This only took us a couple of miles before coming to a stop at a bridleway, then picturesque minor roads to Earl Sterndale. Here we passed a pub called “The Quiet Woman.” I wasn’t paying attention, but Simon tells me picture on the pub sign is of a headless woman.
We turned left onto the B5053 and followed this as far as Glutton Bridge, where we turned right for the most scenic section of the whole trip, a gated road that wound up a valley to join the A53 near High Edge Raceway. We passed a tumulus near the beginning of the valley:
The road started to climb shortly after passing through a gate:
The A53 was a shock to the system after this beautiful quiet road, but it was only a short downhill stretch before we turned right onto a minor road skirting the south of Buxton. We then turned north for the town centre where we stopped for an early elevenses.
Simon had hoped to leave Buxton via Ashwood Dale to join the Monsal Trail east of Buxton, but when I looked at the map I saw his proposed route was an active railway. As the map was printed about 20 years ago, I agreed we should take a closer look. It turns out this is still an active goods line serving a quarry near Buxton. I managed to pick out a route through residential streets, avoiding the A6, and taking us onto a minor road heading north-east past the golf course. This turned out to be quite busy too, with lorries serving the same quarry, but once we were past the quarry it was a nice quiet ride down to Miller’s Dale.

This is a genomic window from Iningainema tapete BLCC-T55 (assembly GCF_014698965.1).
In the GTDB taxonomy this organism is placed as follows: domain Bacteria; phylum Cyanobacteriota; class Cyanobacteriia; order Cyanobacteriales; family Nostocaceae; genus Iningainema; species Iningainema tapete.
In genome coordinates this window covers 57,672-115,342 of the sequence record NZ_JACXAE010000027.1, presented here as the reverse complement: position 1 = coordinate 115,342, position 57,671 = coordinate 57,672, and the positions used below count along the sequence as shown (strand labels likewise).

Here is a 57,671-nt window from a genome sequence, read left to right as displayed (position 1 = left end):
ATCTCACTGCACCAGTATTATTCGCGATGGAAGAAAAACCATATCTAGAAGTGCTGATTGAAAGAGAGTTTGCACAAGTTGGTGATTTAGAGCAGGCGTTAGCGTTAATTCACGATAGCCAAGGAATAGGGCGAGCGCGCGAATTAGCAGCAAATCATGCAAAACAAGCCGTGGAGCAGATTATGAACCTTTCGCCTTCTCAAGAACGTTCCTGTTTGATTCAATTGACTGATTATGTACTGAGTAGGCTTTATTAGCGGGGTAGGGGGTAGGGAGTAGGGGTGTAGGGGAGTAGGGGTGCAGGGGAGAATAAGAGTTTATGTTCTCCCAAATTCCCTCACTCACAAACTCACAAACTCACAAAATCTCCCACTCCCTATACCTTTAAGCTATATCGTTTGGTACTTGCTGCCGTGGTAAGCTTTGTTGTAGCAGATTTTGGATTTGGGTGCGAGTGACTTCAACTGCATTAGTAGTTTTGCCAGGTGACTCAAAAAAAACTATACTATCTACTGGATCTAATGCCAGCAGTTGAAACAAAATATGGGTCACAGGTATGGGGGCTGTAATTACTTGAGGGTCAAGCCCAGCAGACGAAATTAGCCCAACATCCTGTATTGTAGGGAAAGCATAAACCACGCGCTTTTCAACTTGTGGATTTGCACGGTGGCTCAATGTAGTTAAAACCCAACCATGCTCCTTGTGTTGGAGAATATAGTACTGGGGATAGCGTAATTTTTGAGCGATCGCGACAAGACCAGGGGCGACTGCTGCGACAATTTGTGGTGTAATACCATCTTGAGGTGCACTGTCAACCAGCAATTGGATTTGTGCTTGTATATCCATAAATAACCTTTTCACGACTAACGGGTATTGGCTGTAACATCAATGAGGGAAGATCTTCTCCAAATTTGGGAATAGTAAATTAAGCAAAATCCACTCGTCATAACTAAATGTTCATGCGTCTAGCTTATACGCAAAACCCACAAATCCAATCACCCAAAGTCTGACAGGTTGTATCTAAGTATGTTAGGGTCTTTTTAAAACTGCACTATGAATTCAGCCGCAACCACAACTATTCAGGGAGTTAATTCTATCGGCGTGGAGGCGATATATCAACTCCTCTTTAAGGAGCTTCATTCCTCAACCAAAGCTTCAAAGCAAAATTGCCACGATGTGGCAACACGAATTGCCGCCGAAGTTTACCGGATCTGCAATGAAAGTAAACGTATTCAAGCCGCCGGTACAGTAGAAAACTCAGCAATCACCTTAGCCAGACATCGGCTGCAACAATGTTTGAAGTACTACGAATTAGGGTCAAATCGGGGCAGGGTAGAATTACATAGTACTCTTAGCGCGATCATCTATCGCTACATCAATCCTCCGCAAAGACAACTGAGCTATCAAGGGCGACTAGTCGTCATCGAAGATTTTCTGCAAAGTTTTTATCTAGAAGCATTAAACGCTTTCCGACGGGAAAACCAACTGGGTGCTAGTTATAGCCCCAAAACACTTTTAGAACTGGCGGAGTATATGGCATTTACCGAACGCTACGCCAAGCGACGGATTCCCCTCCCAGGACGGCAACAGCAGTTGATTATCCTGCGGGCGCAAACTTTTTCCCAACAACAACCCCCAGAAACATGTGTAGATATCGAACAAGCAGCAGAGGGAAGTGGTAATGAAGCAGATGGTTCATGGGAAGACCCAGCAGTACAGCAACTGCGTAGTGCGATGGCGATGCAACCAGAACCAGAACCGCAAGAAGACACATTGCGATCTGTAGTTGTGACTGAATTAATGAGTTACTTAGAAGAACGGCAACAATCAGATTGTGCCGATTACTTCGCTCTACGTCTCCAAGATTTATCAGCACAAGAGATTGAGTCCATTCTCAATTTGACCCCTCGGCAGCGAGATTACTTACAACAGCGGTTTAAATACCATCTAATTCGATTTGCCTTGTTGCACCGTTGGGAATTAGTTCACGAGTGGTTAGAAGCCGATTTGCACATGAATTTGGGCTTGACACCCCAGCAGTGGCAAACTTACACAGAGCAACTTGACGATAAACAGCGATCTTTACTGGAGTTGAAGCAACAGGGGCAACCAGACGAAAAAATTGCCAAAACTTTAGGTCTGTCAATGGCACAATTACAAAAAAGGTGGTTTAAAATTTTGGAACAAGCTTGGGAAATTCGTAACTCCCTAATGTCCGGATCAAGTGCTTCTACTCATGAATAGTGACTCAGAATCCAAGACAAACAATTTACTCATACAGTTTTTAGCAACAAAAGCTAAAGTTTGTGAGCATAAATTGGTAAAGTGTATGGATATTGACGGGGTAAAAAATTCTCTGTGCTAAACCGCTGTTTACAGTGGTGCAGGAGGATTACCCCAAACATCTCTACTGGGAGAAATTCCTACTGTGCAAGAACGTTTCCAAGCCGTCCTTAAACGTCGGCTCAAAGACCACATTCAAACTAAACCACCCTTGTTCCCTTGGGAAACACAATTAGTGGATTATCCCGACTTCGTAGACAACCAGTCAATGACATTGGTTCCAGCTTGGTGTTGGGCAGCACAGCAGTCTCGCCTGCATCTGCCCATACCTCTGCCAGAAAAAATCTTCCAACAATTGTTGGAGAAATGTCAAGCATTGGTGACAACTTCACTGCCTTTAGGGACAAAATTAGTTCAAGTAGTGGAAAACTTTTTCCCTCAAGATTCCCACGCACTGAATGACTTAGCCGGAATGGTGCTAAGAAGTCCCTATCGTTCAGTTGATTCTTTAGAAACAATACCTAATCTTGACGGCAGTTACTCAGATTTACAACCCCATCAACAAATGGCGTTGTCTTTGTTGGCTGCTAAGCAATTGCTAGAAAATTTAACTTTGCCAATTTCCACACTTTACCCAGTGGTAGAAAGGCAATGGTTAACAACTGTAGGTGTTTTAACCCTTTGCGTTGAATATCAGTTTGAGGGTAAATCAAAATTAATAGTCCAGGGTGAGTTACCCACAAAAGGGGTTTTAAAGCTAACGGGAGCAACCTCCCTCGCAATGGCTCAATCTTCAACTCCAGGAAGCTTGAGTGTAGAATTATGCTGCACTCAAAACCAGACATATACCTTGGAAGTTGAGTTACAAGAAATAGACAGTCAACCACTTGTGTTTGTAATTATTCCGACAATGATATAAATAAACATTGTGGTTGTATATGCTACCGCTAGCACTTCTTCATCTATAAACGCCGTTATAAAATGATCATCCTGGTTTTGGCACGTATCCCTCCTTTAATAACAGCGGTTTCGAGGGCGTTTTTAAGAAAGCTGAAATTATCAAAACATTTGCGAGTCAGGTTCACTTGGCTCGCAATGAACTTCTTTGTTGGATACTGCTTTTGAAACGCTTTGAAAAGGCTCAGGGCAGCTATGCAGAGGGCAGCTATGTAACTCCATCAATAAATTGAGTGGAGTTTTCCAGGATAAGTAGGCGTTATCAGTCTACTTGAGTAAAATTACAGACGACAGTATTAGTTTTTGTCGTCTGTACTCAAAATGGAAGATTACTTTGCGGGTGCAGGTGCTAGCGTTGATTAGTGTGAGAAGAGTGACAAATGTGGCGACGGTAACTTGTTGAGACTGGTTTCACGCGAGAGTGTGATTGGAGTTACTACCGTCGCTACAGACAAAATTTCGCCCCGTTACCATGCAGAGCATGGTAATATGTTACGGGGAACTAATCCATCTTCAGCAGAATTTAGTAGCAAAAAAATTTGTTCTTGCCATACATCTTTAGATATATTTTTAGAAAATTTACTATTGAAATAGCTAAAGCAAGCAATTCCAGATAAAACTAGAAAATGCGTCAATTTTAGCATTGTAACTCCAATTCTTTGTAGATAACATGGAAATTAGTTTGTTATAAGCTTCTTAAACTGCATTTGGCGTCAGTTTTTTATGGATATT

Simon wanted to follow the Monsal Trail in the direction of Buxton to see how far we could get, but I persuaded him to explore in the other direction first. So when we reached Miller’s Dale we turned left onto the B6049 then right onto a minor road to Litton Mill. I had hoped we would be able to cross the river at the mill to go back via the Monsal Trail, but there was nowhere to cross so we had to retrace our steps up the road as far as a footbridge we had seen a mile or so back. We explored on foot and found a stepped footpath up to the trail, so went back for the bikes and carried them up the steps.
It wasn’t long on this nicely graded track before we were back at Miller’s Dale. We crossed a viaduct just before Miller’s Dale, and I got a shot of a disused viaduct crossing the same gorge:
We pressed straight on through Miller’s Dale and went through the three Chee Tor tunnels to arrive at the end of the line in Wye Dale (this is where the line would have joined the still-active goods line to Buxton).
Time for another U-turn to retrace the trail back to Miller’s Dale before picking up the B6049 in the opposite direction then minor roads back to the campsite. We only rode 34 miles today, but it felt a lot further with all the climbing.
Tonight being Friday, a mobile fish and chips van visited the campsite. The queue didn’t look too long, but most of the people in front of us were ordering for their entire extended families and friends, so it was more than an hour before we were enjoying our fish and chip suppers.
Saturday 27 Aug
Saturday came and it was time for me to pack up the tent and head back to Cambridge. Simon drove me back and dropped me off with time to unpack and do some laundry before leading Sunday’s afternoon ride. His next job was to replace the worn blocks on his rear brakes then head north again to pick up a friend from a music festival and take her back up to Flagg for a few days walking and cycling with their dog.
All in all an excellent three days' cycling, with more good weather than bad. Many thanks to Simon for all the driving.